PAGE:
Next day we ski back to Oslo un­der blue skies – trees heavy with snow, tiny ice par­ti­cles in the air like Arc­tic fire­flies. I still fall over, but of­ten to avoid hit­ting other skiers. That is my form of al­tru­ism.

I’ve de­cided I like cross-coun­try ski­ing. You hurt only your pride, en­joy the for­est and make a lot of friends. And with­out the ex­pense of lift passes, I’ve man­aged a bud­get week­end ski­ing in one of the world’s most ex­pen­sive coun­tries.

com), which flies to Oslo from Heathrow, Manch­ester, Ed­in­burgh and Aberdeen from £39. Ac­com­mo­da­tion was pro­vided by Airbnb (airbnb.co.uk) and the Nor­we­gian Trekking As­so­ci­a­tion DNT (english.dnt. no), mem­ber­ship (£60) pro­vides dis­counts and is re­quired if stay­ing at un­staffed ac­com­mo­da­tion. Ski equip­ment was sup­plied by Win­ter Park Oslo (vis­i­toslo. com). More in­for­ma­tion at vis­it­nor­way.com

We did the lat­ter, at sun­set. A mod­ern space of slate-coloured floors and stripped pine, the refuge of­fers a peace­ful, of­f­grid ex­pe­ri­ence with no wifi or in­ter­net. Ac­com­mo­da­tion is in dorms, and healthy, hearty food such as crozets de Savoie (small pasta squares) with mush­room sauce is served in the din­ing room, where white huskies lounge by the wood-burner.

Next morn­ing we en­joy the run down in si­lence, be­fore the lifts open – a fit­ting end to a low-key Trois Val­lées hol­i­day.

• The trip was pro­vided by Trois Val­lées

(les3­vallees.com). A dorm bed at Ho36 (ho36hos­tels.com) starts at €22; Refuge Lac du Lou (en.les­menuires.com) from €59pp half-board/€47 un­der-13s. An adult six­day ski pass for the Trois Val­lées costs from €244 (€306 in high sea­son), Satur­day-only passes from €39-49 bought on­line (skipass­meri­bel.com). In­ter­sport in Les Menuires (in­ter­sport-rent.fr) hires ski equip­ment. Easy­Jet flies from sev­eral UK air­ports to Geneva, from £50 re­turn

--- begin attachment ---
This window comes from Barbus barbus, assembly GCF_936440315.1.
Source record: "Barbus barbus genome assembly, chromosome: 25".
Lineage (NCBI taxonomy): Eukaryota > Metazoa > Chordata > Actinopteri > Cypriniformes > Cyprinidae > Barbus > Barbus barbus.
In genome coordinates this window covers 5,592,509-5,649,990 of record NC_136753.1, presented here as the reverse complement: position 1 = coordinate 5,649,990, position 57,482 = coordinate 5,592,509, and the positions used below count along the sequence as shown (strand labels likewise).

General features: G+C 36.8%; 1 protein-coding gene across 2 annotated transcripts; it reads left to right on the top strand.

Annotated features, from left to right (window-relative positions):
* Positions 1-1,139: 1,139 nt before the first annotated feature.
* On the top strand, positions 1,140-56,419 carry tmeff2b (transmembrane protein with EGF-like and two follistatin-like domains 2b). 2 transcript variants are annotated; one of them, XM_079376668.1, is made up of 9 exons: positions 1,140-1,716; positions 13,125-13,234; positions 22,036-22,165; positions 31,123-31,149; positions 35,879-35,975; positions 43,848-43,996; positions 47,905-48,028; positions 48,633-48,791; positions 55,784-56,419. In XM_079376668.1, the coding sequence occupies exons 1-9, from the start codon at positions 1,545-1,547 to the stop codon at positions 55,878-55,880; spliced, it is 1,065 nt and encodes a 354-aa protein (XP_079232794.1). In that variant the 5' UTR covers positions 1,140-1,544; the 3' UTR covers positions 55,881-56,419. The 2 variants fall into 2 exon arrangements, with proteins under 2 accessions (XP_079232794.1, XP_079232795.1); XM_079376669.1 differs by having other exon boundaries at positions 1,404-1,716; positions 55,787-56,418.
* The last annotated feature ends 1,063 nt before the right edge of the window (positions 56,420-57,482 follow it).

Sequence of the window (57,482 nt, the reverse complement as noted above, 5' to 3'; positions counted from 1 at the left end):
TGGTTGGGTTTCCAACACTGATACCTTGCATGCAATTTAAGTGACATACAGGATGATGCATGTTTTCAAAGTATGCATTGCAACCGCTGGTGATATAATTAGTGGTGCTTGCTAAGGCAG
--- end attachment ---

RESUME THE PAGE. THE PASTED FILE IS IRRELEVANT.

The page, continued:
just next to Plaza de la Univer­si­dad. Head up the stone steps, through a de­cep­tively un­der­stated door­way, and you’ll find your­self in the univer­sity’s law build­ing, still used for its orig­i­nal pur­pose. It’s a grand and won­der­ful maze of mar­ble cor­ri­dors and in­te­rior court­yards, all dat­ing back to its foun­da­tion by Car­los V in the 1500s. If you’re lucky you might be able to peep into one of the tra­di­tional lec­ture halls, which re­tain their orig­i­nal wooden-pew seat­ing and par­quet floor­ing.

• botan­ica.ugr.es, open week­days 8am-10pm

5 Coffee and crois­sants

Tra­di­tional cafe sólo or cafe con leche has been given a re­boot in Granada. Mi­nuit (on Face­book) is one of the key in­no­va­tors, and what be­gan as a take­away cof­fee shop and bak­ery in the Al­baicín has ex­panded: there’s now a big­ger, more cen­tral venue with full seat­ing just off Plaza Nueva. Cof­fee beans are roasted in Seville and, at around €1.50 a cof­fee, it is a small price to pay for a great cup. While you’re there, ei­ther tuck into a de­li­cious crois­sant, a tostada (toasted home­made bread with var­i­ous top­pings), or a slice of great car­rot cake. Or just take home an ar­ti­sanal loaf, all baked us­ing tra­di­tional French meth­ods.

6 View of the Al­ham­bra

Trekking to see this mighty struc­ture from above may not be for the faint-hearted, but you’ll be re­warded with spec­tac­u­lar views. Head to the Er­mita de San Miguel church, atop the Sacromonte hill – go up the steps from the Al­baicín’s Calle Cruz de la Rauda or walk from the Car­ril de San Miguel. Watch the sun set across the hills be­low, the Al­ham­bra op­po­site and, be­yond that, the Sierra Ne­vada moun­tains. At week­ends the tower ru­ins of La Silla del Moro (the seat of the Moors) present a dif­fer­ent view again, from di­rectly above the east­ern side of the Al­ham­bra. Trek from Camino Fuente del Avel­lano by the River Darro and you’ll see the palace and gar­dens open out be­low, as well as the city and plains and peaks to its west.

• Both view­points free; La Silla del Moro open­ing times at al­ham­bra-pa­tronato.es

Top form Les Menuires is well-lo­cated and wel­com­ing